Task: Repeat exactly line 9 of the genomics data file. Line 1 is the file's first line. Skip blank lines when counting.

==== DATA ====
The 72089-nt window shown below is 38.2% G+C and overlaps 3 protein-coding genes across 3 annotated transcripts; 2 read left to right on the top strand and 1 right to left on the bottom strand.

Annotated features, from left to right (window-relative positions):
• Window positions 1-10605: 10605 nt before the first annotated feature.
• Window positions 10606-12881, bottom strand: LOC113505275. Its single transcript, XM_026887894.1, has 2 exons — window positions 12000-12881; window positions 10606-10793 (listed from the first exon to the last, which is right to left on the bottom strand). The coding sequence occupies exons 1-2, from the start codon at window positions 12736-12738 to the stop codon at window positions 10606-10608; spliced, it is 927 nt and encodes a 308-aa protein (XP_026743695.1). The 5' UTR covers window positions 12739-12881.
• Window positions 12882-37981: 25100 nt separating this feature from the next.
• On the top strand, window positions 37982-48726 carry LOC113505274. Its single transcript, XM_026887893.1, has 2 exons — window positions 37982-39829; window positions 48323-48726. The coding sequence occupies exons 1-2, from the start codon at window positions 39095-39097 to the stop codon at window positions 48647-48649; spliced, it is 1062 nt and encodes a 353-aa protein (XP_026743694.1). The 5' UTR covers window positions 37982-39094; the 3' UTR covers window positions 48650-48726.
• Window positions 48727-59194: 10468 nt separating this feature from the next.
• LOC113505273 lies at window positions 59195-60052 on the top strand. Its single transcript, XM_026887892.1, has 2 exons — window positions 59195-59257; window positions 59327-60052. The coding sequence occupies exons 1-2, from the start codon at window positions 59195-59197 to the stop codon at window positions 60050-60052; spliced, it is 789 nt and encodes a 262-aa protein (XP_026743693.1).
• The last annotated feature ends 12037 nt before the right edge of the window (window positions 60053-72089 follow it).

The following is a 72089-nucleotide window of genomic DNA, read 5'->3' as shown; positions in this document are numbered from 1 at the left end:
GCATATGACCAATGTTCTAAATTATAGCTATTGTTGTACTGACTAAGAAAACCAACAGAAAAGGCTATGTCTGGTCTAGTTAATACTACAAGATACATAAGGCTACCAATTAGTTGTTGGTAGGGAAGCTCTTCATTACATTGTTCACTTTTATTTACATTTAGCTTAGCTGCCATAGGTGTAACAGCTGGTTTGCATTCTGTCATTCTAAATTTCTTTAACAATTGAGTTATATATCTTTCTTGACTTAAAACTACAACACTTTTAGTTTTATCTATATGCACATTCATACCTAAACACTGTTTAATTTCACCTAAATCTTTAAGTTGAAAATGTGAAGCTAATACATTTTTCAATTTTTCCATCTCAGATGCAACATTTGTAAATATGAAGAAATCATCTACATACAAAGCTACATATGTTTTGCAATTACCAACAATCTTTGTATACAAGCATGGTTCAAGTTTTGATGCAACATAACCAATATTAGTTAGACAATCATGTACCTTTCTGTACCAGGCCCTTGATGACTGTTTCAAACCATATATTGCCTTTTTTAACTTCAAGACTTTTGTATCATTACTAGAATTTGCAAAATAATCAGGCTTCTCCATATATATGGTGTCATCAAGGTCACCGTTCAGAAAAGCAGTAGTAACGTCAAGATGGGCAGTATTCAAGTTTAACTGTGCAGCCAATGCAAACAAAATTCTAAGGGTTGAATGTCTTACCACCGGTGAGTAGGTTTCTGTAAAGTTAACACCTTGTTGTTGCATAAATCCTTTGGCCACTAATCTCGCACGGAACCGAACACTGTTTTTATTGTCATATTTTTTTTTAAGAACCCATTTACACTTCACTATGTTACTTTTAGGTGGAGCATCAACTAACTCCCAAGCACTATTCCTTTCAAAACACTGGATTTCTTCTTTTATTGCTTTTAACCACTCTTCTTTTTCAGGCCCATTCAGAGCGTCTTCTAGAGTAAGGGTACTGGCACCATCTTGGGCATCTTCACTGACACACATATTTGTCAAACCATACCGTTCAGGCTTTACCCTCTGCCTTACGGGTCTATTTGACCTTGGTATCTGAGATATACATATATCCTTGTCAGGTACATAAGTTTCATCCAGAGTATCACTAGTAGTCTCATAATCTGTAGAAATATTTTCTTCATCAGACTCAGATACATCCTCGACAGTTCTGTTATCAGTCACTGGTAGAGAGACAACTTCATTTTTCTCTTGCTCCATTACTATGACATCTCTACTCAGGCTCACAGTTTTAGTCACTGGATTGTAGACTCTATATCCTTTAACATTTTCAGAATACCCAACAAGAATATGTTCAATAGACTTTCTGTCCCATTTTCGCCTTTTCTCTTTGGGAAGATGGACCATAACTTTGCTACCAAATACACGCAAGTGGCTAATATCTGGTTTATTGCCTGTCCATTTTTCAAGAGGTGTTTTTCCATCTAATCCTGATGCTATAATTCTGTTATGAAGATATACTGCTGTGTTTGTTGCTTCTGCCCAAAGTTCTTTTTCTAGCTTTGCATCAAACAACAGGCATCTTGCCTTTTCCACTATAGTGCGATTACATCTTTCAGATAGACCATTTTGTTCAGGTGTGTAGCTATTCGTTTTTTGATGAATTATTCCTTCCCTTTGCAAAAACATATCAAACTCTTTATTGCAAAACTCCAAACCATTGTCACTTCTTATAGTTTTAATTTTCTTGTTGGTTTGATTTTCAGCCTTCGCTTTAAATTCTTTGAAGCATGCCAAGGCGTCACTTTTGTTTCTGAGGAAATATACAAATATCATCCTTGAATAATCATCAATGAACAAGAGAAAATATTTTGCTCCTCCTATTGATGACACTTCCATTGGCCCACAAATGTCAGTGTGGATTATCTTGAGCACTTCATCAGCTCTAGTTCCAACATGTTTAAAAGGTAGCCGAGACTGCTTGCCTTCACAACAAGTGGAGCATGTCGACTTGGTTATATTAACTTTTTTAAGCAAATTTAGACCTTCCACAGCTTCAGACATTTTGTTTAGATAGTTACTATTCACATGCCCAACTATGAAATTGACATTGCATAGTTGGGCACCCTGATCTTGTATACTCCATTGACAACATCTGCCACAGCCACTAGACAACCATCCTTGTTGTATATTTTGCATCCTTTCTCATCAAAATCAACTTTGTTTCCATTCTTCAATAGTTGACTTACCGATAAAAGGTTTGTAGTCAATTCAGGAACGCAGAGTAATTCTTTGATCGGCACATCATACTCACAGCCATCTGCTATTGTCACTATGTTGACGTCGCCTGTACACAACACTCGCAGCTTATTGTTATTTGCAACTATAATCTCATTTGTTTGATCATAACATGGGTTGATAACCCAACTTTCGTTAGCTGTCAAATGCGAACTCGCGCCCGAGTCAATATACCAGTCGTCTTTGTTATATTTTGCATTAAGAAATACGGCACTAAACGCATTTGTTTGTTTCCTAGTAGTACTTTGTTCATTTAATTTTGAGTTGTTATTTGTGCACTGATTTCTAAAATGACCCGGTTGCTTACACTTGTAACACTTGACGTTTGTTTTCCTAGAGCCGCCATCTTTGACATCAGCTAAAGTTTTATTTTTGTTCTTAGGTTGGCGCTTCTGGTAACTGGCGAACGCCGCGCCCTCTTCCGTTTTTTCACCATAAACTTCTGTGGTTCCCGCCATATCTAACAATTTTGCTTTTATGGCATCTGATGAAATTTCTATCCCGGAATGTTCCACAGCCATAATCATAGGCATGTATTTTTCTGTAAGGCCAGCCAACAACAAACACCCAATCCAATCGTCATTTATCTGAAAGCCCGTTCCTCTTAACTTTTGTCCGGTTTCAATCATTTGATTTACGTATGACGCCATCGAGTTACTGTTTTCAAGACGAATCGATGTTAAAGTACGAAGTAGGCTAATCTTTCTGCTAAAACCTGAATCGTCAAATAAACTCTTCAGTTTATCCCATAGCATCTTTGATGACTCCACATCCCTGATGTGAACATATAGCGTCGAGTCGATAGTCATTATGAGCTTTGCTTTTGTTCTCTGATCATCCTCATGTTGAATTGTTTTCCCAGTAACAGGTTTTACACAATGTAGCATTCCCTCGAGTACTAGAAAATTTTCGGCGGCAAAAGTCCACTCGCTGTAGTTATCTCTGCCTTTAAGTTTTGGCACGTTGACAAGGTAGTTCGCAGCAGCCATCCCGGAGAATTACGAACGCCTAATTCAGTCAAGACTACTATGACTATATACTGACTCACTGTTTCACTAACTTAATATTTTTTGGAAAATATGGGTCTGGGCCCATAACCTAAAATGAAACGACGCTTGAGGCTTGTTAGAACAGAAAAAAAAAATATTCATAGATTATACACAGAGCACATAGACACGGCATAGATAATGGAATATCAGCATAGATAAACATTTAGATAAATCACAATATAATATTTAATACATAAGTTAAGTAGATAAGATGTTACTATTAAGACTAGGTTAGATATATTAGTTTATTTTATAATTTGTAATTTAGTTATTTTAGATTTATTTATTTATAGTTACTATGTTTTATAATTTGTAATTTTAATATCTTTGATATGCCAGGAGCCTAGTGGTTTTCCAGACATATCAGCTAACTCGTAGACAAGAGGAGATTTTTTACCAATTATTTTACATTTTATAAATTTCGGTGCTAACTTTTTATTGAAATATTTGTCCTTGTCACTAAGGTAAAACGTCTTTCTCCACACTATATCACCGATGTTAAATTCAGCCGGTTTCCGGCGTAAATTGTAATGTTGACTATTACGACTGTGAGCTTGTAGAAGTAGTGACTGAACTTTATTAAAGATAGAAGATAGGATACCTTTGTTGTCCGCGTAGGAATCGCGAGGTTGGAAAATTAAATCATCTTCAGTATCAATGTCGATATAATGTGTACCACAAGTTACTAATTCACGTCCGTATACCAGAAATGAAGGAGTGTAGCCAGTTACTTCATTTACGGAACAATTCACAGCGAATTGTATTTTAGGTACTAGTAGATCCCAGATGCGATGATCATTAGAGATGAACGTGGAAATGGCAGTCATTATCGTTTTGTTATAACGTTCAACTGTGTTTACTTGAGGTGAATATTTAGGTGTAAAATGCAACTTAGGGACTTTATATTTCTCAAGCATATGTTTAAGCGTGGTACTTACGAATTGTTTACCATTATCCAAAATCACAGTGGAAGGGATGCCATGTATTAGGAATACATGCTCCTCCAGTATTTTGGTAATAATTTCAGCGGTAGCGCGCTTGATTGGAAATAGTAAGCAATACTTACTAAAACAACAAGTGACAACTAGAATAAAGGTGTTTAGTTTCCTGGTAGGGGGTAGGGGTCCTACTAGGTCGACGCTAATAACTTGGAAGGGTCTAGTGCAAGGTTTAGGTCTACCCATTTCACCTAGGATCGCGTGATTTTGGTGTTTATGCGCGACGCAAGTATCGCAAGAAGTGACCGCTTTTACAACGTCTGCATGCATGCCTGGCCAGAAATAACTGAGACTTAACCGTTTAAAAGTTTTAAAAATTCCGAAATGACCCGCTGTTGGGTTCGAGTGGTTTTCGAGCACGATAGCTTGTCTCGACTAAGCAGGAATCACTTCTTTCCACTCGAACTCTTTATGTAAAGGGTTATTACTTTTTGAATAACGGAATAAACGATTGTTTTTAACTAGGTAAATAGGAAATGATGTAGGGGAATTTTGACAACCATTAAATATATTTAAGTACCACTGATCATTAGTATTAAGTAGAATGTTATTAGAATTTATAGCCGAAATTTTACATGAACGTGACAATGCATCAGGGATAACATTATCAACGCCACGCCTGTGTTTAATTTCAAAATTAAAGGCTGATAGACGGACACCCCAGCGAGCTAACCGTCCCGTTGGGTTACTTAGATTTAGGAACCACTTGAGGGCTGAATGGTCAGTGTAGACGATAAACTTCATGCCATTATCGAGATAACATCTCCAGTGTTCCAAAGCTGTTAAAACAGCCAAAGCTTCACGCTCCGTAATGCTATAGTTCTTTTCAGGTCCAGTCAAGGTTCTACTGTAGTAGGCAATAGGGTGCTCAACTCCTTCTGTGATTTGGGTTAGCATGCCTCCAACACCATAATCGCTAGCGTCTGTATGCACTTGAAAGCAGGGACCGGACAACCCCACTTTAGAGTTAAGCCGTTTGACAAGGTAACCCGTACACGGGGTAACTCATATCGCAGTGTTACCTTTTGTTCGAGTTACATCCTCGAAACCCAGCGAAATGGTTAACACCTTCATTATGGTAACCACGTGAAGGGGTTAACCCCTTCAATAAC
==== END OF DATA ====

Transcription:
• The last annotated feature ends 12037 nt before the right edge of the window (window positions 60053-72089 follow it).